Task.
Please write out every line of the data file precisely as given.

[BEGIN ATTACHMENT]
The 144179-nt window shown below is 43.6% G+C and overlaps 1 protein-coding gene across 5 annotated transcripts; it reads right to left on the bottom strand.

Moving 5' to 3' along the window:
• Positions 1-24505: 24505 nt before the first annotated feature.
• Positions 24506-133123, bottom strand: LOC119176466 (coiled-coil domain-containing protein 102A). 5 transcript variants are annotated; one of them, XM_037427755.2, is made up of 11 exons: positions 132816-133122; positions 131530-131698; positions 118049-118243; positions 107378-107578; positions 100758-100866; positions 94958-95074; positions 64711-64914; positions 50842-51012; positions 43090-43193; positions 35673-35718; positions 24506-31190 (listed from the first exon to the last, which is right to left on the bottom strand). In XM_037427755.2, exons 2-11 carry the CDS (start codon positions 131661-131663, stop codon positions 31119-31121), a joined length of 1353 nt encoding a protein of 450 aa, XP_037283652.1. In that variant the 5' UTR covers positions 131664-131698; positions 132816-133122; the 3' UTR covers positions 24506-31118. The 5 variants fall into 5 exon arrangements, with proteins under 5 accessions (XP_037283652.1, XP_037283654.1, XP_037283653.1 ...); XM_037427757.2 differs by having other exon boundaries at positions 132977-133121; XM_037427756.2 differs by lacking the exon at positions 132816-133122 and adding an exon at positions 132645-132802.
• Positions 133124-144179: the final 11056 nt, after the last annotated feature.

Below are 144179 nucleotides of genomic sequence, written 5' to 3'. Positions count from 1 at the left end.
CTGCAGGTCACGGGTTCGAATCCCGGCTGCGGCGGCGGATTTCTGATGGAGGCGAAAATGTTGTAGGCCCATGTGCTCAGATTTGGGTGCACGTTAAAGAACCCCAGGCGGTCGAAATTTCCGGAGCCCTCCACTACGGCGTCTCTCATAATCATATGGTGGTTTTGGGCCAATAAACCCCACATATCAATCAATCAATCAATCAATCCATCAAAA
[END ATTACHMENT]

The 144179-nt window shown below is 43.6% G+C and overlaps 1 protein-coding gene across 5 annotated transcripts; it reads right to left on the bottom strand.

Moving 5' to 3' along the window:
• Positions 1-24505: 24505 nt before the first annotated feature.
• Positions 24506-133123, bottom strand: LOC119176466 (coiled-coil domain-containing protein 102A). 5 transcript variants are annotated; one of them, XM_037427755.2, is made up of 11 exons: positions 132816-133122; positions 131530-131698; positions 118049-118243; positions 107378-107578; positions 100758-100866; positions 94958-95074; positions 64711-64914; positions 50842-51012; positions 43090-43193; positions 35673-35718; positions 24506-31190 (listed from the first exon to the last, which is right to left on the bottom strand). In XM_037427755.2, exons 2-11 carry the CDS (start codon positions 131661-131663, stop codon positions 31119-31121), a joined length of 1353 nt encoding a protein of 450 aa, XP_037283652.1. In that variant the 5' UTR covers positions 131664-131698; positions 132816-133122; the 3' UTR covers positions 24506-31118. The 5 variants fall into 5 exon arrangements, with proteins under 5 accessions (XP_037283652.1, XP_037283654.1, XP_037283653.1 ...); XM_037427757.2 differs by having other exon boundaries at positions 132977-133121; XM_037427756.2 differs by lacking the exon at positions 132816-133122 and adding an exon at positions 132645-132802.
• Positions 133124-144179: the final 11056 nt, after the last annotated feature.

Below are 144179 nucleotides of genomic sequence, written 5' to 3'. Positions count from 1 at the left end.
CTGCAGGTCACGGGTTCGAATCCCGGCTGCGGCGGCGGATTTCTGATGGAGGCGAAAATGTTGTAGGCCCATGTGCTCAGATTTGGGTGCACGTTAAAGAACCCCAGGCGGTCGAAATTTCCGGAGCCCTCCACTACGGCGTCTCTCATAATCATATGGTGGTTTTGGGCCAATAAACCCCACATATCAATCAATCAATCAATCAATCCATCAAAA